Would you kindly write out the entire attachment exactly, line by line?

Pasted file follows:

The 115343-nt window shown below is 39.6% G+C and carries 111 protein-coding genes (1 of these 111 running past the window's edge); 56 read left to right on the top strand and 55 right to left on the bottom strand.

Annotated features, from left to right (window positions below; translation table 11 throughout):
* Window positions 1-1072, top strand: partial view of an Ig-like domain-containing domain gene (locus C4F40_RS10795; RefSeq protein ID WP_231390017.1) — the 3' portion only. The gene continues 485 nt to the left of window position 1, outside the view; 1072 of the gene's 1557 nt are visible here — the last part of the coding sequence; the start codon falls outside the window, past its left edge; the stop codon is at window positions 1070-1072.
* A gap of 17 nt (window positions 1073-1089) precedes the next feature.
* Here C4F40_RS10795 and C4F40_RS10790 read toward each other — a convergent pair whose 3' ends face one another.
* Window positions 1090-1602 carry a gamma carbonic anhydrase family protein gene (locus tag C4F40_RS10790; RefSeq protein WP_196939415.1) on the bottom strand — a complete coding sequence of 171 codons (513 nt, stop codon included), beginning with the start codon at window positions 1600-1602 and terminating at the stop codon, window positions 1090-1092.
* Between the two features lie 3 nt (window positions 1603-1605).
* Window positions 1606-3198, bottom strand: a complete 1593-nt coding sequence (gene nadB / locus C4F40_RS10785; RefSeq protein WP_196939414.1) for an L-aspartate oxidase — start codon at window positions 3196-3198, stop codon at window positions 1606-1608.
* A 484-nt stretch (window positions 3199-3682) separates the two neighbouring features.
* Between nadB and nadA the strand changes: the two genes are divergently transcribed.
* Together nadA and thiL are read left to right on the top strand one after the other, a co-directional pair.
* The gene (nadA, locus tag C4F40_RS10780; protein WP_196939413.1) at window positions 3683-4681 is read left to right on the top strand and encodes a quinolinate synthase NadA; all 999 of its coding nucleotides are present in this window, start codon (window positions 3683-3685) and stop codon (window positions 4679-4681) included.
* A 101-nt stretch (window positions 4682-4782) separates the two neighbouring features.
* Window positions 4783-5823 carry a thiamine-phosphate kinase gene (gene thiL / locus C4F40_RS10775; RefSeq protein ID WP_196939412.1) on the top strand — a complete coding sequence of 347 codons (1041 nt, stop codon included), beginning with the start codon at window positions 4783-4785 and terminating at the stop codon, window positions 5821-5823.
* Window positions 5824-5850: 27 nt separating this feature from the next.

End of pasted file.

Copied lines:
The 115343-nt window shown below is 39.6% G+C and carries 111 protein-coding genes (1 of these 111 running past the window's edge); 56 read left to right on the top strand and 55 right to left on the bottom strand.

Annotated features, from left to right (window positions below; translation table 11 throughout):
* Window positions 1-1072, top strand: partial view of an Ig-like domain-containing domain gene (locus C4F40_RS10795; RefSeq protein ID WP_231390017.1) — the 3' portion only. The gene continues 485 nt to the left of window position 1, outside the view; 1072 of the gene's 1557 nt are visible here — the last part of the coding sequence; the start codon falls outside the window, past its left edge; the stop codon is at window positions 1070-1072.
* A gap of 17 nt (window positions 1073-1089) precedes the next feature.
* Here C4F40_RS10795 and C4F40_RS10790 read toward each other — a convergent pair whose 3' ends face one another.
* Window positions 1090-1602 carry a gamma carbonic anhydrase family protein gene (locus tag C4F40_RS10790; RefSeq protein WP_196939415.1) on the bottom strand — a complete coding sequence of 171 codons (513 nt, stop codon included), beginning with the start codon at window positions 1600-1602 and terminating at the stop codon, window positions 1090-1092.
* Between the two features lie 3 nt (window positions 1603-1605).
* Window positions 1606-3198, bottom strand: a complete 1593-nt coding sequence (gene nadB / locus C4F40_RS10785; RefSeq protein WP_196939414.1) for an L-aspartate oxidase — start codon at window positions 3196-3198, stop codon at window positions 1606-1608.
* A 484-nt stretch (window positions 3199-3682) separates the two neighbouring features.
* Between nadB and nadA the strand changes: the two genes are divergently transcribed.
* Together nadA and thiL are read left to right on the top strand one after the other, a co-directional pair.
* The gene (nadA, locus tag C4F40_RS10780; protein WP_196939413.1) at window positions 3683-4681 is read left to right on the top strand and encodes a quinolinate synthase NadA; all 999 of its coding nucleotides are present in this window, start codon (window positions 3683-3685) and stop codon (window positions 4679-4681) included.
* A 101-nt stretch (window positions 4682-4782) separates the two neighbouring features.
* Window positions 4783-5823 carry a thiamine-phosphate kinase gene (gene thiL / locus C4F40_RS10775; RefSeq protein ID WP_196939412.1) on the top strand — a complete coding sequence of 347 codons (1041 nt, stop codon included), beginning with the start codon at window positions 4783-4785 and terminating at the stop codon, window positions 5821-5823.
* Window positions 5824-5850: 27 nt separating this feature from the next.